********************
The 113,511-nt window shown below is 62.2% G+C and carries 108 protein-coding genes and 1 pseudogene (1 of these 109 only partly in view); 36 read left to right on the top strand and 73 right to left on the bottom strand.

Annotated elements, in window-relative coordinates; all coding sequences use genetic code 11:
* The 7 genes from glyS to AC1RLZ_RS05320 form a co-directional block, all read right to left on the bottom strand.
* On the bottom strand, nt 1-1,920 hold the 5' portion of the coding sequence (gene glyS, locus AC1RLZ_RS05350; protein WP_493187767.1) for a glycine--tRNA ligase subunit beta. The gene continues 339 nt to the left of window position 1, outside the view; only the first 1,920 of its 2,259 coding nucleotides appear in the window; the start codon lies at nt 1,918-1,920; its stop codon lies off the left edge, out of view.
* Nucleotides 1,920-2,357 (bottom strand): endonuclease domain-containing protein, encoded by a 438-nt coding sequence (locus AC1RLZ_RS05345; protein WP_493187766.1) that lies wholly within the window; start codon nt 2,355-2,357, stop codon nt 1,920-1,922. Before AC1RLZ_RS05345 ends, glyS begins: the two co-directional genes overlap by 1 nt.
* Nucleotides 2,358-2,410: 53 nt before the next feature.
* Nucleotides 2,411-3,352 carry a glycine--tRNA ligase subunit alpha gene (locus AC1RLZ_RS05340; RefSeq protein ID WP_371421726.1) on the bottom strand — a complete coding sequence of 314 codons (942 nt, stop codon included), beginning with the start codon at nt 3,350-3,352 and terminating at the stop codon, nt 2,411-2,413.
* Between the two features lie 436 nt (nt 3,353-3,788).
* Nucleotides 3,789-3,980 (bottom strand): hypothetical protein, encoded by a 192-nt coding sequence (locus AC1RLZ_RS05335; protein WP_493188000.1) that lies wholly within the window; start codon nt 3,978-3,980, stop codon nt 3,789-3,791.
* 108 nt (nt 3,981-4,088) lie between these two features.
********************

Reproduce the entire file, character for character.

The 113,511-nt window shown below is 62.2% G+C and carries 108 protein-coding genes and 1 pseudogene (1 of these 109 only partly in view); 36 read left to right on the top strand and 73 right to left on the bottom strand.

Annotated elements, in window-relative coordinates; all coding sequences use genetic code 11:
* The 7 genes from glyS to AC1RLZ_RS05320 form a co-directional block, all read right to left on the bottom strand.
* On the bottom strand, nt 1-1,920 hold the 5' portion of the coding sequence (gene glyS, locus AC1RLZ_RS05350; protein WP_493187767.1) for a glycine--tRNA ligase subunit beta. The gene continues 339 nt to the left of window position 1, outside the view; only the first 1,920 of its 2,259 coding nucleotides appear in the window; the start codon lies at nt 1,918-1,920; its stop codon lies off the left edge, out of view.
* Nucleotides 1,920-2,357 (bottom strand): endonuclease domain-containing protein, encoded by a 438-nt coding sequence (locus AC1RLZ_RS05345; protein WP_493187766.1) that lies wholly within the window; start codon nt 2,355-2,357, stop codon nt 1,920-1,922. Before AC1RLZ_RS05345 ends, glyS begins: the two co-directional genes overlap by 1 nt.
* Nucleotides 2,358-2,410: 53 nt before the next feature.
* Nucleotides 2,411-3,352 carry a glycine--tRNA ligase subunit alpha gene (locus AC1RLZ_RS05340; RefSeq protein ID WP_371421726.1) on the bottom strand — a complete coding sequence of 314 codons (942 nt, stop codon included), beginning with the start codon at nt 3,350-3,352 and terminating at the stop codon, nt 2,411-2,413.
* Between the two features lie 436 nt (nt 3,353-3,788).
* Nucleotides 3,789-3,980 (bottom strand): hypothetical protein, encoded by a 192-nt coding sequence (locus AC1RLZ_RS05335; protein WP_493188000.1) that lies wholly within the window; start codon nt 3,978-3,980, stop codon nt 3,789-3,791.
* 108 nt (nt 3,981-4,088) lie between these two features.